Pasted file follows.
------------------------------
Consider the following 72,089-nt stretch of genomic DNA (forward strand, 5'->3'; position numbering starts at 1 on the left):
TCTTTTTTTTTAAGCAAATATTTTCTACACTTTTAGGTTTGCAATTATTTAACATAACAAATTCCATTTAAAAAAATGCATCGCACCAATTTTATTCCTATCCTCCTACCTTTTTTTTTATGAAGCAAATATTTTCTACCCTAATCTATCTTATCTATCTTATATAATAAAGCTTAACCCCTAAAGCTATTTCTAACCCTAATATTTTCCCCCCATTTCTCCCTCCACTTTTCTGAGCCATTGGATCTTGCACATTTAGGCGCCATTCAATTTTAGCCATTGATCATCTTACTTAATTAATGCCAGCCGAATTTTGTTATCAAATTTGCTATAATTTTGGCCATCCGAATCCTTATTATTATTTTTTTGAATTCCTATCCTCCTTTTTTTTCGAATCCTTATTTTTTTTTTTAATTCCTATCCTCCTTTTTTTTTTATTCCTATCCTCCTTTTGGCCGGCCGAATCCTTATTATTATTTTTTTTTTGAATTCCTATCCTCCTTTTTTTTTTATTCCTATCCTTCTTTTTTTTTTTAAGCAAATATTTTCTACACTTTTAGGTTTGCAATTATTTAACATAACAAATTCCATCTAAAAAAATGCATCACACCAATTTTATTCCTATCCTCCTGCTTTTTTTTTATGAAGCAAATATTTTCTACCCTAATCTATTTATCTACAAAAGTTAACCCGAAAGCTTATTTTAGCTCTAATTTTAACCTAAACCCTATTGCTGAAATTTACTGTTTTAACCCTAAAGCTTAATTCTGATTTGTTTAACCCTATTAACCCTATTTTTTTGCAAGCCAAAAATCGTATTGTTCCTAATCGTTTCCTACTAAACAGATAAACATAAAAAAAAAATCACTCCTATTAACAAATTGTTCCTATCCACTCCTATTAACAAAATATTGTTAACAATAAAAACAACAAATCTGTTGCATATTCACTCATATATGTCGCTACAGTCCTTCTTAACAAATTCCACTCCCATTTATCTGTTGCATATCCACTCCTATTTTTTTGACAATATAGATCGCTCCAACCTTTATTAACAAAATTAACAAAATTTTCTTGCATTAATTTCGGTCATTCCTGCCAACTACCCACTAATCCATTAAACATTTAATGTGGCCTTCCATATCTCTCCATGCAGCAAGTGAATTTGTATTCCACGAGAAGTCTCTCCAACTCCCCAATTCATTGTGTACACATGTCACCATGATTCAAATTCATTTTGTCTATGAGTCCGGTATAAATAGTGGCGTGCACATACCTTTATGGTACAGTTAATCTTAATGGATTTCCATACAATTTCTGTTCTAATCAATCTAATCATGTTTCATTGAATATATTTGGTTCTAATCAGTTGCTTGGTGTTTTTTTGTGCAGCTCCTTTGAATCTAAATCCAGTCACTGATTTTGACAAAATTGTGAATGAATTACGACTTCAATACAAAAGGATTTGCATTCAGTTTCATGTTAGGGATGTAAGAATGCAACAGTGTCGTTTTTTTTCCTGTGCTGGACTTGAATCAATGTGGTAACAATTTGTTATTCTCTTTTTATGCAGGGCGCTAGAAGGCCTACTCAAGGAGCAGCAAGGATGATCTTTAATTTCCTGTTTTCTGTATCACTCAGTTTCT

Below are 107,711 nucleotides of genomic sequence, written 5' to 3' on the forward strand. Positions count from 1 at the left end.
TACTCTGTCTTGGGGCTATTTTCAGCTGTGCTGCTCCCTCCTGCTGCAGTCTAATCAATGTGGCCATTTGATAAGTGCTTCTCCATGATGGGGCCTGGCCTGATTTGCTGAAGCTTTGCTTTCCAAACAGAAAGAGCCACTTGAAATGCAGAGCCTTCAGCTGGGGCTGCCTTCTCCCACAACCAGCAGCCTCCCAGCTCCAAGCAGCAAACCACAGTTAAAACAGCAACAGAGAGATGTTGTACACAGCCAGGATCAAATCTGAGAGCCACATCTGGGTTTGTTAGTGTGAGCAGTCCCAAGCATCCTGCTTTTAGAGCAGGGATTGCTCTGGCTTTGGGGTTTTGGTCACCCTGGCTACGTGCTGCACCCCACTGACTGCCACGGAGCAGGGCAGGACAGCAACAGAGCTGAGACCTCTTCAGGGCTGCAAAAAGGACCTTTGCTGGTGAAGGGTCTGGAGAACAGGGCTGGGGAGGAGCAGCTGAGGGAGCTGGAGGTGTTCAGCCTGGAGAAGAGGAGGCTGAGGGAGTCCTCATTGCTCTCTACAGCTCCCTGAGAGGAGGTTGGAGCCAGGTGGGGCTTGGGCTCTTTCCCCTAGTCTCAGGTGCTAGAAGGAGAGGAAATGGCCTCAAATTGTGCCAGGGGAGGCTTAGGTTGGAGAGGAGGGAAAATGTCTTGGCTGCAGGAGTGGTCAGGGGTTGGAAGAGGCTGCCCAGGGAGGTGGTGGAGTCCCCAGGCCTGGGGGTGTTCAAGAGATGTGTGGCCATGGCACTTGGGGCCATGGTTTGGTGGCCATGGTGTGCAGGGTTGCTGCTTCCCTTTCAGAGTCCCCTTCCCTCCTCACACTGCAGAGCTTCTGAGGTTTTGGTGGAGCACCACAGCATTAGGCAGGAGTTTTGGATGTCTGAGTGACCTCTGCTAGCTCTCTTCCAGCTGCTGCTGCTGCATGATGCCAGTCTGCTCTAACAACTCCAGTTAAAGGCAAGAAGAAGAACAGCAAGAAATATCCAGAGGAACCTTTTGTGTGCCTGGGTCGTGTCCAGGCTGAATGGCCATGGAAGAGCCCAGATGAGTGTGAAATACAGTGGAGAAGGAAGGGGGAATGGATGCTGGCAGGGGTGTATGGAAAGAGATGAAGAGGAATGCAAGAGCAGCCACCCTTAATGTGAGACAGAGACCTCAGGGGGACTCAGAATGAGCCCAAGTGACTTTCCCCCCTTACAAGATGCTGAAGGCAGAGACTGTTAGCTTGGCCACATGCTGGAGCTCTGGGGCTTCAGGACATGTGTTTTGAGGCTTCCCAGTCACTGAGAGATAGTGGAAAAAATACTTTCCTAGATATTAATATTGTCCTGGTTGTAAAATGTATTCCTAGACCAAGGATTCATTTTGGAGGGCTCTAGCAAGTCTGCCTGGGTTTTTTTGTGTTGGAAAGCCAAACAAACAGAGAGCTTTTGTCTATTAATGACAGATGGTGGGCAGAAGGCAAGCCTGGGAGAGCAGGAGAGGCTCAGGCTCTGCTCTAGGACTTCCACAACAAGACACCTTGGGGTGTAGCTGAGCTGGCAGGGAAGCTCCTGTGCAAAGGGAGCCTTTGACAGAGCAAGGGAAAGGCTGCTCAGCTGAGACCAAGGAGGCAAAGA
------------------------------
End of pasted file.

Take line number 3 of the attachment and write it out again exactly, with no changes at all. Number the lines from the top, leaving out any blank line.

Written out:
Below are 107,711 nucleotides of genomic sequence, written 5' to 3' on the forward strand. Positions count from 1 at the left end.